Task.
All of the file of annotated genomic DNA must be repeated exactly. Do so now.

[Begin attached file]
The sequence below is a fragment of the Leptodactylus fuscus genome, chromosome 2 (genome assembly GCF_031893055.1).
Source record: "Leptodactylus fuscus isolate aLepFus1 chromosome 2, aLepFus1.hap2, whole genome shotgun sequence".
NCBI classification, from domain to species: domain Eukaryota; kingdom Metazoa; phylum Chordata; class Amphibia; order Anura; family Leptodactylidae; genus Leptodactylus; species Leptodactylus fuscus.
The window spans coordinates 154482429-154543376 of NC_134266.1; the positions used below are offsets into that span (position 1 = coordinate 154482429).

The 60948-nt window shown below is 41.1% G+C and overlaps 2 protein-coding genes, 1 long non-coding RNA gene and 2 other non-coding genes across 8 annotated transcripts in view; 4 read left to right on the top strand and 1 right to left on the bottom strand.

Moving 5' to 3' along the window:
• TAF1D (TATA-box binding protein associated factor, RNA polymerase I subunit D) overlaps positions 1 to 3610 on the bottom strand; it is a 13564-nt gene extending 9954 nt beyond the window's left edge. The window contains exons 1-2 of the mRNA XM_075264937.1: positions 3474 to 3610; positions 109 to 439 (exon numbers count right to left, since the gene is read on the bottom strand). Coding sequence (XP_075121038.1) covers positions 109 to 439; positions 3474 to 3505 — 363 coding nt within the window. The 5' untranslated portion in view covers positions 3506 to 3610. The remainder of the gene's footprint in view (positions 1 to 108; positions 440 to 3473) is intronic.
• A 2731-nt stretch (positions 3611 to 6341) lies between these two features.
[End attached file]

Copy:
The sequence below is a fragment of the Leptodactylus fuscus genome, chromosome 2 (genome assembly GCF_031893055.1).
Source record: "Leptodactylus fuscus isolate aLepFus1 chromosome 2, aLepFus1.hap2, whole genome shotgun sequence".
NCBI classification, from domain to species: domain Eukaryota; kingdom Metazoa; phylum Chordata; class Amphibia; order Anura; family Leptodactylidae; genus Leptodactylus; species Leptodactylus fuscus.
The window spans coordinates 154482429-154543376 of NC_134266.1; the positions used below are offsets into that span (position 1 = coordinate 154482429).

The 60948-nt window shown below is 41.1% G+C and overlaps 2 protein-coding genes, 1 long non-coding RNA gene and 2 other non-coding genes across 8 annotated transcripts in view; 4 read left to right on the top strand and 1 right to left on the bottom strand.

Moving 5' to 3' along the window:
• TAF1D (TATA-box binding protein associated factor, RNA polymerase I subunit D) overlaps positions 1 to 3610 on the bottom strand; it is a 13564-nt gene extending 9954 nt beyond the window's left edge. The window contains exons 1-2 of the mRNA XM_075264937.1: positions 3474 to 3610; positions 109 to 439 (exon numbers count right to left, since the gene is read on the bottom strand). Coding sequence (XP_075121038.1) covers positions 109 to 439; positions 3474 to 3505 — 363 coding nt within the window. The 5' untranslated portion in view covers positions 3506 to 3610. The remainder of the gene's footprint in view (positions 1 to 108; positions 440 to 3473) is intronic.
• A 2731-nt stretch (positions 3611 to 6341) lies between these two features.